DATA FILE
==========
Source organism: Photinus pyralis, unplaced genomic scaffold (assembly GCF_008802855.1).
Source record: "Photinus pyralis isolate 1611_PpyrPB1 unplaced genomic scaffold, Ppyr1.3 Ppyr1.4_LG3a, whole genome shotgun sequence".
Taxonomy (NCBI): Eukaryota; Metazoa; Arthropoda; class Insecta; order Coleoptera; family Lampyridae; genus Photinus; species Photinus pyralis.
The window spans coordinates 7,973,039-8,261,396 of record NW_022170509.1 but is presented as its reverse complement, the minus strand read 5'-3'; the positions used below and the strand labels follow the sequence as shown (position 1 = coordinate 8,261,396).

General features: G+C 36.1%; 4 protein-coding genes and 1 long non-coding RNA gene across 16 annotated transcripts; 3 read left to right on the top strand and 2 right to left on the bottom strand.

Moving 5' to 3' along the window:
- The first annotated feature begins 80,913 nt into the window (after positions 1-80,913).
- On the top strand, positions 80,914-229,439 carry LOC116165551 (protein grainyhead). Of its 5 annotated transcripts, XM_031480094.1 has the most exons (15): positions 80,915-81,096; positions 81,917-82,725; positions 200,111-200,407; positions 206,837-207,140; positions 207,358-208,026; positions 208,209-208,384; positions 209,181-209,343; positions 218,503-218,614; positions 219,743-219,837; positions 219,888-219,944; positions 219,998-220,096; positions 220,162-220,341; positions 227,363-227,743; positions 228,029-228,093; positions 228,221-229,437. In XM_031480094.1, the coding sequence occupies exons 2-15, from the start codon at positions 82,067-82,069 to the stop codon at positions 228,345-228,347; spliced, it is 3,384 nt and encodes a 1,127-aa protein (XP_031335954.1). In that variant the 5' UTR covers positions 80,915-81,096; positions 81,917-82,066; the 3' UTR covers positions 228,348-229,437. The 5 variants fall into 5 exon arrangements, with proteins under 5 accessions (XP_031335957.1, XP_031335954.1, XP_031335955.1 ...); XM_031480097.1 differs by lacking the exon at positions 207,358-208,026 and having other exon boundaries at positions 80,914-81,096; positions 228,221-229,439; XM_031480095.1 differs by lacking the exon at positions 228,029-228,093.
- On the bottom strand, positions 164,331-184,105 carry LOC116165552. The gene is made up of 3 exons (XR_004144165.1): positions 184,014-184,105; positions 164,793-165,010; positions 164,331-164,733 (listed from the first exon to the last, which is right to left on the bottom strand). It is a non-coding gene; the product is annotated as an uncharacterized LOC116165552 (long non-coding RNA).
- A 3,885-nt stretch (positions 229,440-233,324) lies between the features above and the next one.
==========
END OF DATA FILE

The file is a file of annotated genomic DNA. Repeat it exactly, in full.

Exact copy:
Source organism: Photinus pyralis, unplaced genomic scaffold (assembly GCF_008802855.1).
Source record: "Photinus pyralis isolate 1611_PpyrPB1 unplaced genomic scaffold, Ppyr1.3 Ppyr1.4_LG3a, whole genome shotgun sequence".
Taxonomy (NCBI): Eukaryota; Metazoa; Arthropoda; class Insecta; order Coleoptera; family Lampyridae; genus Photinus; species Photinus pyralis.
The window spans coordinates 7,973,039-8,261,396 of record NW_022170509.1 but is presented as its reverse complement, the minus strand read 5'-3'; the positions used below and the strand labels follow the sequence as shown (position 1 = coordinate 8,261,396).

General features: G+C 36.1%; 4 protein-coding genes and 1 long non-coding RNA gene across 16 annotated transcripts; 3 read left to right on the top strand and 2 right to left on the bottom strand.

Moving 5' to 3' along the window:
- The first annotated feature begins 80,913 nt into the window (after positions 1-80,913).
- On the top strand, positions 80,914-229,439 carry LOC116165551 (protein grainyhead). Of its 5 annotated transcripts, XM_031480094.1 has the most exons (15): positions 80,915-81,096; positions 81,917-82,725; positions 200,111-200,407; positions 206,837-207,140; positions 207,358-208,026; positions 208,209-208,384; positions 209,181-209,343; positions 218,503-218,614; positions 219,743-219,837; positions 219,888-219,944; positions 219,998-220,096; positions 220,162-220,341; positions 227,363-227,743; positions 228,029-228,093; positions 228,221-229,437. In XM_031480094.1, the coding sequence occupies exons 2-15, from the start codon at positions 82,067-82,069 to the stop codon at positions 228,345-228,347; spliced, it is 3,384 nt and encodes a 1,127-aa protein (XP_031335954.1). In that variant the 5' UTR covers positions 80,915-81,096; positions 81,917-82,066; the 3' UTR covers positions 228,348-229,437. The 5 variants fall into 5 exon arrangements, with proteins under 5 accessions (XP_031335957.1, XP_031335954.1, XP_031335955.1 ...); XM_031480097.1 differs by lacking the exon at positions 207,358-208,026 and having other exon boundaries at positions 80,914-81,096; positions 228,221-229,439; XM_031480095.1 differs by lacking the exon at positions 228,029-228,093.
- On the bottom strand, positions 164,331-184,105 carry LOC116165552. The gene is made up of 3 exons (XR_004144165.1): positions 184,014-184,105; positions 164,793-165,010; positions 164,331-164,733 (listed from the first exon to the last, which is right to left on the bottom strand). It is a non-coding gene; the product is annotated as an uncharacterized LOC116165552 (long non-coding RNA).
- A 3,885-nt stretch (positions 229,440-233,324) lies between the features above and the next one.